Space Exploration Technologies announced Tuesday that it plans to attempt its second launch of the Falcon 1 rocket within the week.
The Falcon 1’s first flight, conducted last March, ended in failure. The rocket achieved only 30 seconds of powered flight before an engine fire traced back to a corroded nut brought the mission to an abrupt and premature conclusion.
In an update posted on the El Segundo, Calif.-based company’s Web site, SpaceX CEO Elon Musk said the Falcon 1 is on the pad at the company’s private launch complex in the Kwajalein Atoll in the Pacific Ocean and is being readied for a static fire test currently planned for Thursday. If all goes smoothly, according to Musk, SpaceX will attempt to launch during a two-day window that opens next Sunday. He also said that SpaceX is working with range officials “to secure a couple of additional days as contingency.”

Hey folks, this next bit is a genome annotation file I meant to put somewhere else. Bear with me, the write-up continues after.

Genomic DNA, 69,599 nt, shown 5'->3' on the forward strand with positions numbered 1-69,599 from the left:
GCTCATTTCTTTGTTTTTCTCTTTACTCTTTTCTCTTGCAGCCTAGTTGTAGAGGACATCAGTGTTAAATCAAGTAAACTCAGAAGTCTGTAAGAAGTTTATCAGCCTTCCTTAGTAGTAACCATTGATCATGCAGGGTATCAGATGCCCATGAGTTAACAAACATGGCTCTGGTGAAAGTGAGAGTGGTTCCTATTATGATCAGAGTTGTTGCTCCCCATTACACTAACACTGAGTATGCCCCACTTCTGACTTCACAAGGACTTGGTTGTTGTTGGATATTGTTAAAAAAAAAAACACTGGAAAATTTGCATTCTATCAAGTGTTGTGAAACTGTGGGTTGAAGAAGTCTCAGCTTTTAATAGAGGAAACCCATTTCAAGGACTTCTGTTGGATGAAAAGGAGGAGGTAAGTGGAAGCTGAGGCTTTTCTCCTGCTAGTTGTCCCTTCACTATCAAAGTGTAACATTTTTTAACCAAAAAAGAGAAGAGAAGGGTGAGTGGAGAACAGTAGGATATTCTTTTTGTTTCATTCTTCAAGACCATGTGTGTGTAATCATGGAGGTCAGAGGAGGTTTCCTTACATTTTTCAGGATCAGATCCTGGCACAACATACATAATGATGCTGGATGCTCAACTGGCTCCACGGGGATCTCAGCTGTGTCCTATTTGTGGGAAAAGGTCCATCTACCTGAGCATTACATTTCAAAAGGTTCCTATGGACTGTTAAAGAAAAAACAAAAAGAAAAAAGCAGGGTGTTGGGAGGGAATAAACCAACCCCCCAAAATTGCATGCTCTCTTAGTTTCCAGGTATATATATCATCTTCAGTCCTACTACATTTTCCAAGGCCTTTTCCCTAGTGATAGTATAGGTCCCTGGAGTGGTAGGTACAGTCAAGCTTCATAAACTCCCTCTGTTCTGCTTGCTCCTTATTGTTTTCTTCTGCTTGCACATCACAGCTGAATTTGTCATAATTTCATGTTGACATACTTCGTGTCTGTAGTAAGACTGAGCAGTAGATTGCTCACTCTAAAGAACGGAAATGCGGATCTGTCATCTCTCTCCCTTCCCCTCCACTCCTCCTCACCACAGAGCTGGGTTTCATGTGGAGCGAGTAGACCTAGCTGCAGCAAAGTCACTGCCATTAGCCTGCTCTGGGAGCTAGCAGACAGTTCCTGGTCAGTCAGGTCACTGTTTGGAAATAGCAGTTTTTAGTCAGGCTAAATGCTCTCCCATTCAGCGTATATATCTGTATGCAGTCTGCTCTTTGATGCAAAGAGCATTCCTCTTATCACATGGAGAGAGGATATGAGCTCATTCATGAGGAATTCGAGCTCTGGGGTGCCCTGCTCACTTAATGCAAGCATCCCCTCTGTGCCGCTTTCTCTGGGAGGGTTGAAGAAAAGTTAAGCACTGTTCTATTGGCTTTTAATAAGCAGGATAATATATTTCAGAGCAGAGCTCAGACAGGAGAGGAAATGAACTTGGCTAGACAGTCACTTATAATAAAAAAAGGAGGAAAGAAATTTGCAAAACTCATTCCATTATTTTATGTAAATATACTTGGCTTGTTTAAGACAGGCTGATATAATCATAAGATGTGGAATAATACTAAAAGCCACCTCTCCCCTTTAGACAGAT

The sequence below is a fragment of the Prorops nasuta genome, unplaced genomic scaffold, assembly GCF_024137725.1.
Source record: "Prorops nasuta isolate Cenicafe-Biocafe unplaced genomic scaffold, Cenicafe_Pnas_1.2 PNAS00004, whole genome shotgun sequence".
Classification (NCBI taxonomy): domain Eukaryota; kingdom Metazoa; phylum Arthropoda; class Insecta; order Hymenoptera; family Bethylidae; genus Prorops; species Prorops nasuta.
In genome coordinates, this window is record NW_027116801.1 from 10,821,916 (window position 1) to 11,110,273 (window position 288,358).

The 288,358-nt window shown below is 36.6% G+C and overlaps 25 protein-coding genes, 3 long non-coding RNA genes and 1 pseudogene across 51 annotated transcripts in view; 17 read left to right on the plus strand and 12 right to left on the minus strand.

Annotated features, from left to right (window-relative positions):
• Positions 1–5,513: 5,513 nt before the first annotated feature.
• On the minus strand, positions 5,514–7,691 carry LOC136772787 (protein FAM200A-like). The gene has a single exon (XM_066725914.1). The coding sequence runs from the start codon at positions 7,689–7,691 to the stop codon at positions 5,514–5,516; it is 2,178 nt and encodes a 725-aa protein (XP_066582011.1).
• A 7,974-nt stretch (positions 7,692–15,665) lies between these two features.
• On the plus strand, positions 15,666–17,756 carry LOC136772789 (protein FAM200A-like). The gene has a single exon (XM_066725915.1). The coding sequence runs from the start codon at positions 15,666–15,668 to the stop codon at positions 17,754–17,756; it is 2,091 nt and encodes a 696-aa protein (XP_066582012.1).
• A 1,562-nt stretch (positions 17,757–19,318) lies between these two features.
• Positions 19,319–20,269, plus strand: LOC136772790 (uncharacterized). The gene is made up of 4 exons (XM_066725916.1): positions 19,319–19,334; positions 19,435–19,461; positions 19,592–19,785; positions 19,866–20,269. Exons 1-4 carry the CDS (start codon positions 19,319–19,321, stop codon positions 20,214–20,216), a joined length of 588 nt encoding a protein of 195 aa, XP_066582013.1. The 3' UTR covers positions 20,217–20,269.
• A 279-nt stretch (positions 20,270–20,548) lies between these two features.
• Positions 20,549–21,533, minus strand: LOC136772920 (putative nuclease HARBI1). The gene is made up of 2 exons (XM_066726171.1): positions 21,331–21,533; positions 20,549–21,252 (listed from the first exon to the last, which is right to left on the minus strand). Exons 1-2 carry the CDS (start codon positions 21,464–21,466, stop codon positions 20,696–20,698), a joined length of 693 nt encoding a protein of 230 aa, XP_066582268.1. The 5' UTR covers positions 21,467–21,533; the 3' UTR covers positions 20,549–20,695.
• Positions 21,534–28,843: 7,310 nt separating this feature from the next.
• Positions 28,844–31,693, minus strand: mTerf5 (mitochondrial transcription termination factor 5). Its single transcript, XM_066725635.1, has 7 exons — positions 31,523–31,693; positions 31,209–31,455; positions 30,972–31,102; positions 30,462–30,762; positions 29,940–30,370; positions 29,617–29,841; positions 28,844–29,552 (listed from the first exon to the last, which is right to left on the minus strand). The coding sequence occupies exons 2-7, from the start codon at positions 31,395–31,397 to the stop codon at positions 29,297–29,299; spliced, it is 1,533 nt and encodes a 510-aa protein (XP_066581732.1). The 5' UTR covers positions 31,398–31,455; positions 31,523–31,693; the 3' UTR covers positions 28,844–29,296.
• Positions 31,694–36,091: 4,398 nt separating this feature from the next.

“Should we go beyond that, which is still a good possibility as we work with the upgraded vehicle, pad and procedures, the next available launch window is mid-February,” Musk wrote.
The upcoming launch is a demonstration flight paid for by the U.S. Defense Advanced Research Projects Agency, or DARPA, which also paid for the Falcon 1’s debut launch.
Musk said a recently completed flight readiness review concluded that the rocket, ground equipment and launch team are ready to go.
“The upgrades to the vehicle, Kwajalein launch facilities and our launch procedures have proven quite effective, and we have had a relatively smooth launch campaign up to this point,” Musk wrote. “A number of non-critical issues arose during the wet-dress [rehearsal] and are being resolved, but we have seen nothing to date that should delay our launch schedule.”